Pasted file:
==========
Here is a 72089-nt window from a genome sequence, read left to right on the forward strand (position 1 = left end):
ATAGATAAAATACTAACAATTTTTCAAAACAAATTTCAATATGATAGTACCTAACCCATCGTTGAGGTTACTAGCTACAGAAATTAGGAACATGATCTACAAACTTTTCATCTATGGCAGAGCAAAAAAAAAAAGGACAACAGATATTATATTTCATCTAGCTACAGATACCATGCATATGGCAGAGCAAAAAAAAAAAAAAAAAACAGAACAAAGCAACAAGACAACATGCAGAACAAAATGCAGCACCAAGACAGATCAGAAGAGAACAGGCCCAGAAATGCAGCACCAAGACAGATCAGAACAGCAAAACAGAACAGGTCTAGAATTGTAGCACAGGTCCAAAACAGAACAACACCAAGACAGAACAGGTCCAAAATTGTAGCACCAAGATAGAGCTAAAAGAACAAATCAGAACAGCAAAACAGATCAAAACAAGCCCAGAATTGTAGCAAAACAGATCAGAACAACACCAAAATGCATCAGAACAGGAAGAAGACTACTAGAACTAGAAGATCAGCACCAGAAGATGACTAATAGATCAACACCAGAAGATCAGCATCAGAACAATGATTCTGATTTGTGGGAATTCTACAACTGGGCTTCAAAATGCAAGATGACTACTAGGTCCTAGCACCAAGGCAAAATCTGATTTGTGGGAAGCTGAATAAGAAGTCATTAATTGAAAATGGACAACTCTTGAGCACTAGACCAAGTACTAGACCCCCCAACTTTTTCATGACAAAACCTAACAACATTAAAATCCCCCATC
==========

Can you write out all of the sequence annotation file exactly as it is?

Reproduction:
Here is a 72089-nt window from a genome sequence, read left to right on the forward strand (position 1 = left end):
ATAGATAAAATACTAACAATTTTTCAAAACAAATTTCAATATGATAGTACCTAACCCATCGTTGAGGTTACTAGCTACAGAAATTAGGAACATGATCTACAAACTTTTCATCTATGGCAGAGCAAAAAAAAAAAGGACAACAGATATTATATTTCATCTAGCTACAGATACCATGCATATGGCAGAGCAAAAAAAAAAAAAAAAAACAGAACAAAGCAACAAGACAACATGCAGAACAAAATGCAGCACCAAGACAGATCAGAAGAGAACAGGCCCAGAAATGCAGCACCAAGACAGATCAGAACAGCAAAACAGAACAGGTCTAGAATTGTAGCACAGGTCCAAAACAGAACAACACCAAGACAGAACAGGTCCAAAATTGTAGCACCAAGATAGAGCTAAAAGAACAAATCAGAACAGCAAAACAGATCAAAACAAGCCCAGAATTGTAGCAAAACAGATCAGAACAACACCAAAATGCATCAGAACAGGAAGAAGACTACTAGAACTAGAAGATCAGCACCAGAAGATGACTAATAGATCAACACCAGAAGATCAGCATCAGAACAATGATTCTGATTTGTGGGAATTCTACAACTGGGCTTCAAAATGCAAGATGACTACTAGGTCCTAGCACCAAGGCAAAATCTGATTTGTGGGAAGCTGAATAAGAAGTCATTAATTGAAAATGGACAACTCTTGAGCACTAGACCAAGTACTAGACCCCCCAACTTTTTCATGACAAAACCTAACAACATTAAAATCCCCCATC